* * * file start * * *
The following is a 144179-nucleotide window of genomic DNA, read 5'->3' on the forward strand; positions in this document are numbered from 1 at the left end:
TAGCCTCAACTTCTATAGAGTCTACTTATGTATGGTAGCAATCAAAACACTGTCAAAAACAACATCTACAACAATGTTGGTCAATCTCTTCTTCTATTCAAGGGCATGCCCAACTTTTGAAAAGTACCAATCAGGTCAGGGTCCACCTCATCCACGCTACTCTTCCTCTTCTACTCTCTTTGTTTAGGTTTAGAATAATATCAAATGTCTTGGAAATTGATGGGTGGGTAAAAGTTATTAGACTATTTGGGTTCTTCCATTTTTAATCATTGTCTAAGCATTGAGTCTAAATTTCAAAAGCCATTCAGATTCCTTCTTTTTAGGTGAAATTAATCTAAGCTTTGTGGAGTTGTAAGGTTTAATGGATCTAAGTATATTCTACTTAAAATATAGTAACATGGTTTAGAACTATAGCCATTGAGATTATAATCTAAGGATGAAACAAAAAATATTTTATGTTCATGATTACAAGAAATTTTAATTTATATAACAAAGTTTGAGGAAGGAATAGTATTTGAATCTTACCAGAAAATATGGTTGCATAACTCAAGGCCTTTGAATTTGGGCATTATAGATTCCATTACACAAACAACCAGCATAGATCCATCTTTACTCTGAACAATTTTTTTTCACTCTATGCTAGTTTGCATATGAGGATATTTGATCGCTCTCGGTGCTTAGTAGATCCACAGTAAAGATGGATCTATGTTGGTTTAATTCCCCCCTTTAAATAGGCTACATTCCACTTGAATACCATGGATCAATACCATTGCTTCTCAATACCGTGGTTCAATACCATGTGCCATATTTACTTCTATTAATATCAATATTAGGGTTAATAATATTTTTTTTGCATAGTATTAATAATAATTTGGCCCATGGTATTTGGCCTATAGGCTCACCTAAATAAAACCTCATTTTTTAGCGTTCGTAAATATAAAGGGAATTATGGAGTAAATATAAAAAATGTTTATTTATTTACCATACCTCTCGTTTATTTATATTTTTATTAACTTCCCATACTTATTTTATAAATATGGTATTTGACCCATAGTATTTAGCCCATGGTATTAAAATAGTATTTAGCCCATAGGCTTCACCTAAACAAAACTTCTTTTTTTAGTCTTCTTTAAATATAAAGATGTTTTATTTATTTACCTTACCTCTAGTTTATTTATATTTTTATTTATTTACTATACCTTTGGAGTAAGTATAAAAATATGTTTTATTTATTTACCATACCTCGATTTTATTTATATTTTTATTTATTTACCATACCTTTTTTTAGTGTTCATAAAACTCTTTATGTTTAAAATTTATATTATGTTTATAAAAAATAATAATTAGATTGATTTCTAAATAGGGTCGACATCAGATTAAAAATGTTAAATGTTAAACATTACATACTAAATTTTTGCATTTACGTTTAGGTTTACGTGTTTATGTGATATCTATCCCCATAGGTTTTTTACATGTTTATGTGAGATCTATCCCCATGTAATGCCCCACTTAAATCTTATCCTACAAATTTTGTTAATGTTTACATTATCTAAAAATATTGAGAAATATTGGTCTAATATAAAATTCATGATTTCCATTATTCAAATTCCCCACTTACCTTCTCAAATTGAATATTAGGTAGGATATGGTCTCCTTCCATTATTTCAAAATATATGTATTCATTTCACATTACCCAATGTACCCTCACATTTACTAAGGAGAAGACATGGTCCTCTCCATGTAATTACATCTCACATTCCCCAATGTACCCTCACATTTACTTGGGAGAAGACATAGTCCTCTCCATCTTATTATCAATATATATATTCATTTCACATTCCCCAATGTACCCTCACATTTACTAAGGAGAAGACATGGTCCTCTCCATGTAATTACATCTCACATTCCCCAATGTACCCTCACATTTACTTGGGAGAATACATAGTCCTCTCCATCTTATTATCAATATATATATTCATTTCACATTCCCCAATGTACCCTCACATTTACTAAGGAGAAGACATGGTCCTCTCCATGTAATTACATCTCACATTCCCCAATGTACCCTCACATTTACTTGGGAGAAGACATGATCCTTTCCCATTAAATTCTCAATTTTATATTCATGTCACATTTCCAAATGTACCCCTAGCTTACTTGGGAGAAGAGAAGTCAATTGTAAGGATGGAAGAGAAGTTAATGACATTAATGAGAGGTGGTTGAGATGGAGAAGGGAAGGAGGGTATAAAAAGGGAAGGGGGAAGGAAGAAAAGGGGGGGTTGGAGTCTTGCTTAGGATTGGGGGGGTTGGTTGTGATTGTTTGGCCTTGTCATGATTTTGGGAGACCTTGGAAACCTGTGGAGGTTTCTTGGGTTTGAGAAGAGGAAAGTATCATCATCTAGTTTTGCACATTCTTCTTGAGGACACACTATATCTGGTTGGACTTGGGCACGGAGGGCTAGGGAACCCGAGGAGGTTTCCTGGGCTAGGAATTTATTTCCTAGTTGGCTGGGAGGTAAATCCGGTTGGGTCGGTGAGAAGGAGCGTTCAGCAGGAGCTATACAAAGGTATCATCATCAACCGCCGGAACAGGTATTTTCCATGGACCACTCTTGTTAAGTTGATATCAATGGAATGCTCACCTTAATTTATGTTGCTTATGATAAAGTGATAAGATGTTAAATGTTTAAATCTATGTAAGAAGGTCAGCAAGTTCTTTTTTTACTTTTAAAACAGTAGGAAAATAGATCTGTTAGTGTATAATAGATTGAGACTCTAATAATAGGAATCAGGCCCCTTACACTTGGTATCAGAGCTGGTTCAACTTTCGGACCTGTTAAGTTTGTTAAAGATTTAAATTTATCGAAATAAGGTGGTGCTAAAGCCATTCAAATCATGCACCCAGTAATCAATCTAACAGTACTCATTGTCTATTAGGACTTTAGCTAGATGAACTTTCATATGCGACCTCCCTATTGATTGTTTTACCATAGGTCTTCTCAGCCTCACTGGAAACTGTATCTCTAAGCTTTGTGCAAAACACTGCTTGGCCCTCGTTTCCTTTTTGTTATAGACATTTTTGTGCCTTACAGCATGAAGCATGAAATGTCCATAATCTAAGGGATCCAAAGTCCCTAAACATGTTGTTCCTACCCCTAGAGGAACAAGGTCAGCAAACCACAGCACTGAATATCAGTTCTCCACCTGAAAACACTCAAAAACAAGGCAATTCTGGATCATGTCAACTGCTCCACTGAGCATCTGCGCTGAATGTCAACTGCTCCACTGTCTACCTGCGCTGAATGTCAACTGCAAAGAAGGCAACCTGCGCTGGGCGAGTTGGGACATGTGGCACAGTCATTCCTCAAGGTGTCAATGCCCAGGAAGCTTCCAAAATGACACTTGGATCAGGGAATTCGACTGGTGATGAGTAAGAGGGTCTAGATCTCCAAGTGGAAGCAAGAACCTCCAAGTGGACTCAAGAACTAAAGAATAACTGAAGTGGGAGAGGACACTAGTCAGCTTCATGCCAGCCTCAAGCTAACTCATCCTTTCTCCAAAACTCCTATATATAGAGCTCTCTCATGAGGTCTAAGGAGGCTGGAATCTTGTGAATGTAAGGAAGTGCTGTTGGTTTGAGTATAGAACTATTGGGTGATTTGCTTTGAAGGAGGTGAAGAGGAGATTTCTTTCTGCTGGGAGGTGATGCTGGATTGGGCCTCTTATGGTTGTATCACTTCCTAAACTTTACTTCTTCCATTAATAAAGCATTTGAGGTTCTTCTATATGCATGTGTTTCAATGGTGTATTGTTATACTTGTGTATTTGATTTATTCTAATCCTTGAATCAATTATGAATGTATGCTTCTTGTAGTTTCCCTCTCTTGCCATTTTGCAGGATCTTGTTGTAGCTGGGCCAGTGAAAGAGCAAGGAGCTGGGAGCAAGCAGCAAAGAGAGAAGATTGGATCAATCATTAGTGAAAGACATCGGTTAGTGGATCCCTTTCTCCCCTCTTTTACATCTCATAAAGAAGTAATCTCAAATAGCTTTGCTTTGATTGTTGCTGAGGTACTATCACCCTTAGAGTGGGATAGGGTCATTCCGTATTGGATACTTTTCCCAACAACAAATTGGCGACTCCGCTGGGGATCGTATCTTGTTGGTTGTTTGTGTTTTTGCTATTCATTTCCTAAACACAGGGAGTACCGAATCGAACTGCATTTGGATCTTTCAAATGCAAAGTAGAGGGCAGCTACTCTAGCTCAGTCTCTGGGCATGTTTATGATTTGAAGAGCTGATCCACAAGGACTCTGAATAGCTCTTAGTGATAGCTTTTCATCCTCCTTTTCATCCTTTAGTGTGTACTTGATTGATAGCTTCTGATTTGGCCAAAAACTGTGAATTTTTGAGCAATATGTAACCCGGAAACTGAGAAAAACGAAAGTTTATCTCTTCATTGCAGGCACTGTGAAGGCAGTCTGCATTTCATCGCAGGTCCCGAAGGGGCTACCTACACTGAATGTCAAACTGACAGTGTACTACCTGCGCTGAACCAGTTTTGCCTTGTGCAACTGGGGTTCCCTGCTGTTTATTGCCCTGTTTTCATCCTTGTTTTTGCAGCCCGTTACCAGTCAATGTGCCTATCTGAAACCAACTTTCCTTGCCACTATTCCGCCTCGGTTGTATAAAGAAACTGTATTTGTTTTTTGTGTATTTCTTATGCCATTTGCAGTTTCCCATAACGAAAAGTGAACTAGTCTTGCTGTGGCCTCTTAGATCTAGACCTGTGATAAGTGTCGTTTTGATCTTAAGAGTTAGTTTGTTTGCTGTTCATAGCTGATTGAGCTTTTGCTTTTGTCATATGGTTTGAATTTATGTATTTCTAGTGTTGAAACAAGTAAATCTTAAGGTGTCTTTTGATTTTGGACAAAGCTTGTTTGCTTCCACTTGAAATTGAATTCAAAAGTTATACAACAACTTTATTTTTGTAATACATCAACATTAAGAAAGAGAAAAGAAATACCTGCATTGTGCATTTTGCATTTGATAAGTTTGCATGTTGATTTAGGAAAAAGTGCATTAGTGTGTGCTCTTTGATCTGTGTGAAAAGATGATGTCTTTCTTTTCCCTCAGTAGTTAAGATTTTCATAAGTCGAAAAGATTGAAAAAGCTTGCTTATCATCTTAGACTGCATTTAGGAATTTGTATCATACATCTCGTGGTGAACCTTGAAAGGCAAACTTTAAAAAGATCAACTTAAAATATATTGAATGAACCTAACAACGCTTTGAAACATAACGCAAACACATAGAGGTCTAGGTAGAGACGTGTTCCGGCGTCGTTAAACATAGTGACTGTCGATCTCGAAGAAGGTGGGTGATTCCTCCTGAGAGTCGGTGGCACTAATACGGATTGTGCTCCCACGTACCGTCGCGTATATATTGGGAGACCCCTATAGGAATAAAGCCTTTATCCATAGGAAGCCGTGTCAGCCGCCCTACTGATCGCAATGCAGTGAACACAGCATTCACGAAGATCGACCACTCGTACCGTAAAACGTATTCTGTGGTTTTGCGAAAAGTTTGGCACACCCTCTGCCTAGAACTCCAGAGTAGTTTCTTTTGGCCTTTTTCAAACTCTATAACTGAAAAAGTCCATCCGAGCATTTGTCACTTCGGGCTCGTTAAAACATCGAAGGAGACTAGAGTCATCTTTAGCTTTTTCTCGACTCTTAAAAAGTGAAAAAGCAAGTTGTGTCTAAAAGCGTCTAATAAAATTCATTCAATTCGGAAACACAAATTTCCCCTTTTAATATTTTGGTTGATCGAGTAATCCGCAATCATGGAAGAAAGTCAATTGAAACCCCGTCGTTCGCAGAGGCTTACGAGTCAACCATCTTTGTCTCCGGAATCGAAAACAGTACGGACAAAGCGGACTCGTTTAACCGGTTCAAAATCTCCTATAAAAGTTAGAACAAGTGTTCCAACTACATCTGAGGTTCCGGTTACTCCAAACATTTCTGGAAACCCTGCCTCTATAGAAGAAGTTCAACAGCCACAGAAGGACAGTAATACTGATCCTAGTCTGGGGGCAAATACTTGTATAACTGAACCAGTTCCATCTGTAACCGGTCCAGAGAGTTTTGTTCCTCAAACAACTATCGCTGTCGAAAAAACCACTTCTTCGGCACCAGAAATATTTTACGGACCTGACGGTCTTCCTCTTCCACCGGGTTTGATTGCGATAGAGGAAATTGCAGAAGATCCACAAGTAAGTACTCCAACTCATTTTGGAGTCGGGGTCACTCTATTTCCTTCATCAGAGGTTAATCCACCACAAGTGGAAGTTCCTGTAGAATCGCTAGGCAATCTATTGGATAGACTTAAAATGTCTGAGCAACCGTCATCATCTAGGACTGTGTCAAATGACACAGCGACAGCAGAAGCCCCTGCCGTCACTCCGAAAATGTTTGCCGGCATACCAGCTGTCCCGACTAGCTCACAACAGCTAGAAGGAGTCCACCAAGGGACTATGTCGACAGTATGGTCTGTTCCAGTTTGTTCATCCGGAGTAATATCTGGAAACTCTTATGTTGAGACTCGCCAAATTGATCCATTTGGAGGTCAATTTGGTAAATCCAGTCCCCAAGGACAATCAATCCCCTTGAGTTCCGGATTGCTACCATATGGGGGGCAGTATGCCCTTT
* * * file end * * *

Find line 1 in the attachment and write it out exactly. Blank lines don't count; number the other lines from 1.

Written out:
The following is a 144179-nucleotide window of genomic DNA, read 5'->3' on the forward strand; positions in this document are numbered from 1 at the left end: